The Mahopac Central School District will move forward with a plan to make significant upgrades to its technology infrastructure and supply Google Chromebooks for hundreds of its students.
Board of education members passed a resolution accepting the New York State Smart Schools Bond Act investment plan at a special Dec. 21 meeting at Mahopac Falls Elementary School.
The state allotment for the Mahopac district is $3.1 million, $200,000 of which will be used to immediately purchase 540 touchscreen Chromebooks, laptops built on Google’s chrome operating system that make heavy use of cloud-based programs, and 18 storage and charging carts. The district will use the remaining grant money to upgrade internet capabilities and install new security doors and security cameras over the next two years.
The district is moving toward use of the Google Classroom programs cloud-based programs used by teachers across the country for classroom instruction, testing and communication. Teachers will undergo training for the system in the coming months.
Mahopac Superintendent of Schools Dennis Creedon said the bond would help the district get up to speed with necessary technology, and would not cost the taxpayers anything.
“We do not have certain infrastructure improvements that we need if we’re really going to advance technology. If our high school was to have kids use our Wi-Fi all at once, the system would fail. If you’re trying to show a video, it will start and stop, depending on how many people are on.”
Creedon said the new Google Classroom software will give teachers tools to make teaching to technology-oriented young people easier.
“We’re not going to change teaching or learning to the point that we’re not going to have great teachers in our schools or have computers teaching our kids. Our goal is to have totally tech-savvy educators who know how to engage young people and turn them on to learning.”
Board members approved the bond just prior to a presentation by Galit Price of Southern Westchester BOCES on the district’s current technology status and improvement plans for the near future.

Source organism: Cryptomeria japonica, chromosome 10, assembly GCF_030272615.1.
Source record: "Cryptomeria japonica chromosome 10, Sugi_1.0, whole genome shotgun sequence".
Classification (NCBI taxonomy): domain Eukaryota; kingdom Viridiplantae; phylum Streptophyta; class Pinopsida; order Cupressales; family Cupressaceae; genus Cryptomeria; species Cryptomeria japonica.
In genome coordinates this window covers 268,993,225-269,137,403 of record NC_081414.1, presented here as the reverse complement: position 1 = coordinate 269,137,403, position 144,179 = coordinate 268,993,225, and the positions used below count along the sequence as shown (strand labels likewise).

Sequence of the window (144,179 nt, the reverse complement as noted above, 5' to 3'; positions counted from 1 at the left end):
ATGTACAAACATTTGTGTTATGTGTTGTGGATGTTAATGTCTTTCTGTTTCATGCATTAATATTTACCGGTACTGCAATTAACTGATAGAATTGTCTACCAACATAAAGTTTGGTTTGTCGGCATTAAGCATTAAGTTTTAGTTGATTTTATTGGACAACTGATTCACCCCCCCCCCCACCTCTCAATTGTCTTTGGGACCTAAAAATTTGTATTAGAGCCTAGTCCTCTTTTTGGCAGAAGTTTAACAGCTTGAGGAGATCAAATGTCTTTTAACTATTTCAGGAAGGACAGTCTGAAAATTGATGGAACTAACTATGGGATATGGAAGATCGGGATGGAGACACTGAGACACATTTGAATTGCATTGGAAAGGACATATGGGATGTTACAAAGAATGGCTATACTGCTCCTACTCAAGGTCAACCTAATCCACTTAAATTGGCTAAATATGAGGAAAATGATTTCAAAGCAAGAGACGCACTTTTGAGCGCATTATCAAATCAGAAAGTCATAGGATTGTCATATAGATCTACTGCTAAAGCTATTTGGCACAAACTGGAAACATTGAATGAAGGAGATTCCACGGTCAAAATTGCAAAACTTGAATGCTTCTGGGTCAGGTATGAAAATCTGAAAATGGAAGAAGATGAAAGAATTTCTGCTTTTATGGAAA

Price gave a rundown of current district IT initiatives, such as Infinite Campus, the district’s new online help desk system installed this past summer.
Going forward, the district was looking to upgrade the internet speed from 200 megabytes per second to 500 megabytes per second, she said. The three elementary schools and middle school have all been recently upgraded to AC technology, with the high school next on the list.
“They will be upgraded to AC 2, and that will increase the capacity to up to four times what we have right now,” Price said.
The Monday meeting, which began more than 45 minutes after the slated 7:30 start time, was scarcely attended. Just three residents showed up for the public hearing, which was help after the resolution was passed.
Residents who spoke voiced concerns over privacy and worried that student data could be shared with third parties, and that the new technology would be used to implement the controversial Common Core testing.
However, board members assured them they had already looked into concerns over privacy and data sharing, and that the closed cloud system kept all information within the district. Board president Michael Sclafani said the bond was focused helping students prepare for a technology-driven workforce.
“I can’t think of a job today that doesn’t use some level of technology,” he said. “We need to get technology into the kids hands as soon as possible.”
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